Burkin Faso: 2015
Roan Antelope, a Twenty-Year Dream
by Kim Stuart
A splay-legged giraffe sipped from the coffee-colored waterhole. A scrappy band of baboons harassed each other in between quick drinks of water. Then, as if choreographed by an African documentary director, a young bull elephant passed beneath our treestand, close enough for us to smell the dusty, earthy, dung aroma. It was the second night of our first African safari…
My wife and I hoped to see a sable antelope come to water, but our only visitor was an antelope I will never forget – one that made an impression that etched into the memory of a novice hunter. A roan bull strutted into the clearing as though the area was his domain. Black and white face, graceful, curving ringed horns, and robust, rust-colored body, he was a vision of the perfect African antelope. There was a tap on my back from our PH. As I slowly turned to acknowledge him, his eyes and subtle headshake told the story as he mouthed, “Don’t you dare shoot, he’s protected.”
The unobtainable is always more desirable. I compare the emotions of that evening to one’s first car or first true love. The indelible impressions were the basis of many other safaris planned over the next 20 years, always with the image of that beautiful roan distinctively framed in the dim light of a Zimbabwean dusk.
Now, almost 20 years to the month from that first safari in Zimbabwe, and a couple of dozen African safaris later, the opportunity to hunt a roan finally became a possibility.
I had read Craig Boddington’s article on Arly Safaris located in Burkina Faso, in which he described the great number of roan available. I was hooked! I began the booking process by calling agent Arjun Reddy of Hunters Networks in Brewster, N.Y. and contacting my hunting buddy Jim Gefroh, to see if he was available for the December 2014 hunt. Fortunately he was! With the help of our very creative travel agent, all was arranged.
Then, in the fall of 2014, the West African Ebola crises hit three countries bordering Burkina Faso – we decided to postpone the hunt until the Ebola epidemic was under control.
Another year went by and the possibility of hunting a roan was on the back burner again!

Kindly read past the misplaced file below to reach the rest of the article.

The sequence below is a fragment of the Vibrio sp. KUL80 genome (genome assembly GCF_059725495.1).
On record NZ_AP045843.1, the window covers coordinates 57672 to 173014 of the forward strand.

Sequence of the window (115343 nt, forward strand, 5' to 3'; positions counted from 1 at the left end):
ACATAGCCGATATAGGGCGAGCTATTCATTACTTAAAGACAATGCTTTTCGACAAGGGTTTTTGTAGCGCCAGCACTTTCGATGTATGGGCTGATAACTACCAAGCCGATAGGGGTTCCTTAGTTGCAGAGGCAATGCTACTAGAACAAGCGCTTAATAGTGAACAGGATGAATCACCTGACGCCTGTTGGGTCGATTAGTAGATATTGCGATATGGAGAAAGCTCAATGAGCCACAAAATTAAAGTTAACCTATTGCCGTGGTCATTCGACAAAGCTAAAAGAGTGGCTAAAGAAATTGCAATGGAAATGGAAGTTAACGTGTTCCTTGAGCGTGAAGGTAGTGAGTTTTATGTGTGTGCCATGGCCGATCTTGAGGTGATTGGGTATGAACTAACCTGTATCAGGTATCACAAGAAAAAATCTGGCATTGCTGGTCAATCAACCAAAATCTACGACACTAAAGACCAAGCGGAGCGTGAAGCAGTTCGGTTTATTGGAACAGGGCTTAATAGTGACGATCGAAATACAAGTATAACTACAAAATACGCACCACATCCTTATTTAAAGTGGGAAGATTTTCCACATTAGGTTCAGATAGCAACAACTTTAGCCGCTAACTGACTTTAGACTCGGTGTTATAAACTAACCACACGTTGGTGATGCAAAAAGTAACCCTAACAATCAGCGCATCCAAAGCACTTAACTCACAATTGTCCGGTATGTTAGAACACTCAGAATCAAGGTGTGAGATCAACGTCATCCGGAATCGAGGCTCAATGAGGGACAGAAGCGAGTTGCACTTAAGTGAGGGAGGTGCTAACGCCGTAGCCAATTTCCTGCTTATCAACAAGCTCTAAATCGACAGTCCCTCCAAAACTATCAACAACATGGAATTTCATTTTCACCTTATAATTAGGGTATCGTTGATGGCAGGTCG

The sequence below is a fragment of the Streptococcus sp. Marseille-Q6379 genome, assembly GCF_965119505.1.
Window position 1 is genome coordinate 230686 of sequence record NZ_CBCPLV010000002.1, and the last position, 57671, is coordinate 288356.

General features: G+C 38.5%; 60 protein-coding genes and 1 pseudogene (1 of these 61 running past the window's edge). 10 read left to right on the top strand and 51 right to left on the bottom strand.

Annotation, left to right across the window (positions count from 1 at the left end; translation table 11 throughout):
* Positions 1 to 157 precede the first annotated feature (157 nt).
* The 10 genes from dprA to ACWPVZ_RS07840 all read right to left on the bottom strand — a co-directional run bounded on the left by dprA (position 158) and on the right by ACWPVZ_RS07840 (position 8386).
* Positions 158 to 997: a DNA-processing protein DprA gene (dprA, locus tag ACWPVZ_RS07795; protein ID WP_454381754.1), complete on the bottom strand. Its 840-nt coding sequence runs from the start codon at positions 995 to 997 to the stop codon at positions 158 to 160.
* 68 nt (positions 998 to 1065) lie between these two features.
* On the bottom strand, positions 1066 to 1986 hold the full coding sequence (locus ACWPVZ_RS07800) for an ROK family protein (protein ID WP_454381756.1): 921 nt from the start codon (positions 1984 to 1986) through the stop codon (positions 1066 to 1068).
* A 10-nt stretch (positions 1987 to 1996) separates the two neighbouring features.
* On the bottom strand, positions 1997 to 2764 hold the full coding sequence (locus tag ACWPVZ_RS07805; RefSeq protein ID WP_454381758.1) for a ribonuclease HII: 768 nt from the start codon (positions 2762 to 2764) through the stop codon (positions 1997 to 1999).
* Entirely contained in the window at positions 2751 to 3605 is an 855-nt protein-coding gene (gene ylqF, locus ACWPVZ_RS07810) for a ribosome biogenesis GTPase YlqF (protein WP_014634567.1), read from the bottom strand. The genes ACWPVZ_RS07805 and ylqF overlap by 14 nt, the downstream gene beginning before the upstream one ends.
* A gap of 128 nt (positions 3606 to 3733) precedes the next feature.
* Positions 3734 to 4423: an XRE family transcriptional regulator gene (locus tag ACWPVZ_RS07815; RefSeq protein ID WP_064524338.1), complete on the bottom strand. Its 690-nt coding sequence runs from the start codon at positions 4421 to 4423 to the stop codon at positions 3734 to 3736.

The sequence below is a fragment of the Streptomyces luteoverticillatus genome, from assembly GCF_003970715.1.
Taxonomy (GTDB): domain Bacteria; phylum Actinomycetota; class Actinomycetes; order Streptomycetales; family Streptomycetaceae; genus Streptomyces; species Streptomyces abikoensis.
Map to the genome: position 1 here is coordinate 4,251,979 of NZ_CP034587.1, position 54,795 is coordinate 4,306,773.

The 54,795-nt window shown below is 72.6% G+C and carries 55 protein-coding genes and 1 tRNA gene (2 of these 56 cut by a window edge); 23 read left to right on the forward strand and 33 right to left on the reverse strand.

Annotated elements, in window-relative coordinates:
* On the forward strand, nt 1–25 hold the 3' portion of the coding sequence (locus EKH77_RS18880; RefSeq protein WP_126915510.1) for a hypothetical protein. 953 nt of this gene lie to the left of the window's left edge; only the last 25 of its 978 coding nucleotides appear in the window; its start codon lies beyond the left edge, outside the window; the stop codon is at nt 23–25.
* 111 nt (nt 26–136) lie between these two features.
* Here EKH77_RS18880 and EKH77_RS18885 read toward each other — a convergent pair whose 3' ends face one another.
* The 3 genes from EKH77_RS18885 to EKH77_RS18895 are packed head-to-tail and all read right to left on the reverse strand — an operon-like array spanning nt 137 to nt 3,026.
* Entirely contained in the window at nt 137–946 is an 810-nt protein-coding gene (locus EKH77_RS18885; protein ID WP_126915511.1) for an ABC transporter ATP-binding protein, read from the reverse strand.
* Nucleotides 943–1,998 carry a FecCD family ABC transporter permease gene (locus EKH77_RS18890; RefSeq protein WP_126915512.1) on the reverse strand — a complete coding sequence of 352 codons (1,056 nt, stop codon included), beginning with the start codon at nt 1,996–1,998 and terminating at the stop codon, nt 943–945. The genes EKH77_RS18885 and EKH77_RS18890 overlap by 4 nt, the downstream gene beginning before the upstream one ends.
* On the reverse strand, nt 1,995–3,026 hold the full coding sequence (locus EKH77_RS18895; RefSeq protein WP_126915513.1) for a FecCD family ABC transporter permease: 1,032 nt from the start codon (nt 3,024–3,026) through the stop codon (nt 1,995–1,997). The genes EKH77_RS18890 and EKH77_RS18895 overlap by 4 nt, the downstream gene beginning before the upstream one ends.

Finally, December 2015 it was all systems go. We arrived in Ouagadougou and were met by our interpreter Aruna Sourou. We continued for another 12 hours by vehicle to the Arly Safaris camp on 40 thousand hectares in the eastern part of the country, not far from the boarder of Benin.
After a 20-year wait, my anticipation was bursting for the combined hunt for savannah buffalo, kob, hartebeest, reedbuck, warthog, duiker and, of course, roan.
We were the first hunters in camp for the season. The elephant grass was tall because of the late rains, and the only way to increase visibility for ourselves and the hunters to come was to burn the grass at every opportunity. Smoke from the fires obscured the sun with a hazy veil that obliterated a view of a mountain range we didn’t see until three days into the hunt when a strong wind blew the smoke from the valley. Then we started to see game… but no roan.
The first animal taken was a decent sized kob. One shot on the shoulder confirmed my Tikka T3 300 WSM was spot on. The next day our team of PH Ishmail and his brother, our driver and tracker, located a herd of about 50 buffalo. With the females bringing up the rear and a few good shootable bulls near the front of the herd, they were worth pursuing. Guessing where they were headed, we drove in a circuitous route to cut them off. Our tactic worked perfectly. Setting up on the shooting sticks just moments before the lead bull entered a clearing, I took a shot with my Chapuis 9.3x74R single trigger double rifle. The soft round hit the solid object. The buffalo slowed at first, but then took off at full speed directly into the thickest, densest brush around, offering almost zero visibility.